Emerald A-line Burda Dress

In October 2019 I have excepted Burdastyle.ru’s Instagram sew-along challenge. I had to complete any Burda pattern dress in 4 weeks, posting my progress and the final result.

Materials

My better half was asking for a warm dress and she pulled out emerald wool serge I bought some time ago at Value Village. I had a matching invisible zipper in the stash. It was also an excellent opportunity to use the vintage fur collar that came from Mrs. M.’s mother’s coat.

I chose Burda 7114 pattern, cut the fabric and realized that adding the lining to the dress will help it not cling to the body. So, a quick and successful trip to Fabricville later, I had a polyester satin that matched the wool fabric perfectly. This lining fabric is very fluid and difficult to work with. It is a dream to the touch and it was worth the effort!

Process

This dress pattern is very simple. There is a dart in the front and a dart in the back, one-piece sleeve and a simple stand-up collar. Invisible zipper is in the center back, which I had to put in on a domestic sewing machine, because I still don’t have an appropriate invisible zipper foot for my industrial one.

Veering slightly from the instructions, I added a little backing to the end of the bust dart to help support it and equalize the thickness of fabric in this spot. As well, instructions don’t accommodate lining, so I had to improvise with the sequence of putting the dress together.

I enjoyed sewing the raglan sleeve (my first). It is very unnerving to set in the sleeve before sewing the shoulder seems. But the good news is that this pattern and this type of sleeve don’t have any ease.

Pockets

Ah, pockets… Easy to make, if the lining plays along. I spent the most time sewing these, especially pocket bags, because the lining fabric was going each and every direction. There was a lot of basting to stabilize the seams. The welt is secured at the sides to the front by hand.

Finishing touches

Mrs. M. and I, we have opted to longer sleeves, which did not give me much room for hemming them. I calculated that the shorter lining should hem the sleeves perfectly. This, however, did not happen, so I had to calculate, iron and secure the sleeve hem by hand after I put the lining in.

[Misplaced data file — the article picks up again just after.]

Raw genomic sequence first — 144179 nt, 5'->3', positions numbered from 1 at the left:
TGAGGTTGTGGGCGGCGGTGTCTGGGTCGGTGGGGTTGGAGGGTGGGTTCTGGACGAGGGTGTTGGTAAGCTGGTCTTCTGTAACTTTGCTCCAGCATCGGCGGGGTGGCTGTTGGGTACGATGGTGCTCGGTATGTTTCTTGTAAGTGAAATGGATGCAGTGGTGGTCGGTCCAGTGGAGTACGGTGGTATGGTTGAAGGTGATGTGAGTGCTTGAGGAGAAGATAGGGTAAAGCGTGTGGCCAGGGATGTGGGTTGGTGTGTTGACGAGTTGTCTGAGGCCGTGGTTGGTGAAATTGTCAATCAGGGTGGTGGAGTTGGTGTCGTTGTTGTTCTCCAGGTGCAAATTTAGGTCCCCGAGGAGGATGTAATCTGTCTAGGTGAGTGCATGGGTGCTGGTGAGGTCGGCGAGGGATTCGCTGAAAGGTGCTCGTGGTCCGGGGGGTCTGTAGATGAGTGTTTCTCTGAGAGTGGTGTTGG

Learning from the sleeves, I hemmed the bottom of the dress by hand, and then attached the lining to the hem by hand as well. I did not realize that a simple pattern like this will require so much hand sewing! But I am happy to report that it is becoming faster and more accurate!

Final shoot

It was the last day before the deadline. The dress has already been worn for a day. After work, we just stepped outside in the brisk wind and took a fast couple of shots.

Christine’s Dressing Gown

Pink Dressing Gown for Christine

Our good friends Christine and Berney (that Berney who received a me-made bath robe earlier in the year) were planning to leave on a cruise vacation. To celebrate the occasion, we thought of gifting her with a “perfect” morning dressing gown — semi-sheer, sensual, light. And yes, the project had to be mailed in 2 days.

I started with the bathrobe pattern I used before – Burda 6740. I made a few changes: eliminated the shawl collar and facing and replaced them by a 2-inch trim, shortened the sleeves, lengthened and widened the bottom part of the garment.

The cutting and sewing was not harder than expected. The fabrics where fair to handle, both the burnt-out printed something and the solid pink polyester crepe. I interfaced the pink crepe fabric with lightweight white cotton poplin. I used the french seams throughout. Belt loops are made of black satin ribbon.

Bon voyage, Christine and Berney!

Prada FW19 inspired Nylon Coat

This fall I had to replace my jacket of 18 years. I needed something to stand up to the winds and rain, and be long enough to wear over blazers. My inspiration came from Prada’s 2019 fall menswear, look 31: a nylon jacket (a Prada thing), mid-thigh length, with trendy oversized patch pockets, and lots of shiny hardware.

Prada FW19 menswear, look 31

Materials

I picked a Burda 6932 pattern. It is straightforward and fairly easy to put together. I would recommend it for sewers with some experience. I simplified the pattern by eliminating welt pockets. But I also added a few patch pockets, epaulettes and cuff belts (to emulate the look that inspired me as closely as possible).

I used Polar Shield Navy Nylon Z040-NVY and Quilted polyester lining. To match the fabric I recommend Gutermann #118 and Coats and Clark 4980 thread.

Nota Bene

A word of caution: this Burda pattern runs very true to size. I did not follow the pattern’s recommendation based on my measurements and regretted it in the end. By using the quilted lining the size of the coat felt smaller. I would have benefitted from using the size the pattern called for. However, if I were to sew it without the bulky lining, I would have used the same 1 size smaller pattern.

One more thing. There is a generous amount of ease in the sleeve cap. This particular nylon fabric did not want to cooperate: it created a lot of little pleats in the cap. To counteract it, I have cut 2cm off the cap height and was able to set the sleeve with almost no ease at all.